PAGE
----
To launch the first year of the competition there were 35 entries from 18 farmers across the five categories. It was also encouraging to witness landholders trying and monitoring new products and management practice methods in order to achieve high quality feed to produce high quality and sort after end products.

Making Good Decisions program

There are many tools available in assisting landholders to make good economic and sustainable management decisions but it is the understanding of how to use these tools and then implementing a plan to utilise the results given that will make the difference to the business. Consequently, this year South East Local Land Services, in partnership with Catchment Action NSW, is providing Illawarra and Shoalhaven landholders the opportunity to participate in the Making Good Decisions program.  This program includes opportunities and training for landholders in agronomy, animal health and a beef enterprise health check-up.

Landholders across a wide range of soil types have the opportunity to participate in a soil testing and interpretation program whereby landholders are being offered a two for one deal eg: a landholder buys one or two soil tests and South East Local Land Services will cover the costs for the second and fourth test. A soil test interpretation report and a two day workshop will be provided to help make sense of the numbers giving landholders a chance to explore options that will improve or maintain the soil condition. These workshops will be held early in 2016. There is a maximum of four tests offered per farm.

Read the full article: Berry busy 'making good decisions'

Oyster farmers spreading the good news

Jillian Keating
Senior Land Services Officer - Coastal Partnerships
Jillian.Keating@lls.nsw.gov.au
South Coast oyster farmers have been busy spreading the word about their role as estuary stewards and educating stakeholders on the connection between good water quality, catchment condition and healthy oysters.

Over the past month, farmers have led tours in three estuaries: Wonboyn Lake, Wagonga Inlet and Shoalhaven estuary. Supported by South East Local Land Services and the Oyster EMS Implementation Officers, these events have varied in their focus, and targeted different stakeholders and sectors of the community to suit the unique needs and issues of each estuary.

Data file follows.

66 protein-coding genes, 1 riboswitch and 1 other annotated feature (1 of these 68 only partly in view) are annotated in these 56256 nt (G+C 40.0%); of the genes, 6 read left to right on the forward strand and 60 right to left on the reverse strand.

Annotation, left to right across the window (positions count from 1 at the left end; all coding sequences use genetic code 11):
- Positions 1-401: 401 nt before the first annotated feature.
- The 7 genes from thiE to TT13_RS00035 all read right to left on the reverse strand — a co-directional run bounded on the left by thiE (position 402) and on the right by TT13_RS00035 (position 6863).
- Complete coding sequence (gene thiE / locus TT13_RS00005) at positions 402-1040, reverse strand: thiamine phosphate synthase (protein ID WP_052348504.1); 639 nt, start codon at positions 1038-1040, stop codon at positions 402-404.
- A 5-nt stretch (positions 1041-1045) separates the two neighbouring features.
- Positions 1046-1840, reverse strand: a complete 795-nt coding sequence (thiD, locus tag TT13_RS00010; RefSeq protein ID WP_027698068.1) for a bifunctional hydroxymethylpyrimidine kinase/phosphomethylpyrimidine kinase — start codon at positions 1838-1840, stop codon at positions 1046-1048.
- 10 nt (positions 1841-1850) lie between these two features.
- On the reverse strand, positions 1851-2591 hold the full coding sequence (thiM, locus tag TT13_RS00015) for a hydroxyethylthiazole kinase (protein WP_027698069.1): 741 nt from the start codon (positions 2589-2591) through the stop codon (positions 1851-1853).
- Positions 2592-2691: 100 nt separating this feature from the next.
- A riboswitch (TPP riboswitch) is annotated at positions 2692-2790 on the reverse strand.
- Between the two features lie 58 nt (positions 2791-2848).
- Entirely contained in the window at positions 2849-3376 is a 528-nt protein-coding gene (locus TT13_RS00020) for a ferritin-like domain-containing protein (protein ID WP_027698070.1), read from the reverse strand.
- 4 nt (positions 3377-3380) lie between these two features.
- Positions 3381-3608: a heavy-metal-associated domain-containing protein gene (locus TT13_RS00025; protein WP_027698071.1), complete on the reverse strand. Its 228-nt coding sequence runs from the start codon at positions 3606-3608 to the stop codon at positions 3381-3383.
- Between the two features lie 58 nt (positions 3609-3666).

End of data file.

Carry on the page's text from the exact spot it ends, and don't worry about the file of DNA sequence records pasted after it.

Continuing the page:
Read the full article: Oyster farmers spreading the good news

Reconnecting in more ways than one

Andy Taylor
Land Services Officer - Rural Landscapes Program
andy.taylor@lls.nsw.gov.au
Harcross Holdings is a 700 acre beef cattle enterprise situated 20km south of Braidwood. The current land owner and manager, Adrian Cox, had a country upbringing, but forged a career in the city. When it came time to reconnect with the land he found a property he couldn’t pass up, now known as Harcross Holdings.

The most striking resource on the property is Mountain Creek and its tributaries, which reach out to all corners of the property. Mountain Creek runs through the middle of the property and has been a direct source of water for livestock since farming began in the 1850s. Adrian could see the impacts this was having on the creek banks and native vegetation and wanted to do something to protect the creek without losing the water amenity.

Adrian discovered that help was at hand through the South East Local Land Services, and requested assistance through the Rural Landscapes Program (RLP). The RLP can provide advice, and funding to landholders in Sydney drinking catchments, to help with grazing management, erosion control, riparian protection and revegetation. After a few discussions and a few site visits, a project was developed with a range of benefits to the land and the landholder.

Read the full article: Reconnecting in more ways than one

Values of supporting new and future Small Farms

Alice McGrath
Land Services Officer, Queanbeyan
Alice.McGrath@lls.nsw.gov.au












A Small Farms Walk n’ Talk, held Saturday 21st November at Rossi near Bungendore, highlighted the value of supporting new owners of small properties and potential farm buyers with information to support good land management decisions. The day provided an opportunity for landholders to walk through and share ideas on the various aspects of property management. The walk n’ talk was the first event for the new Capital Region Small Farm Network and received a great turn out of existing and potential small farm owners of the area.

The Capital Region Small Farm Network is a newly established grassroots information service for people who live on small to medium sized rural properties in NSW and ACT near Canberra. The network has been established, following the successful Small Farm Network model from the South Coast of NSW. This network has been created by a group of passionate farmers in the Bungendore region who have identified a gap in the support offered to these landholders. 

Feedback from the day was extremely positive, with strong requests by those attending for more events with a focus on offering support to small farm owners in the region, “The Walk n’ Talk was a great day out, with lots of practical information provided by people with an impressive depth of technical knowledge, this information is just not easily available for people starting out, events like this help us to get realistic about what we can actually do” (Jennie, small farm owner from Bywong).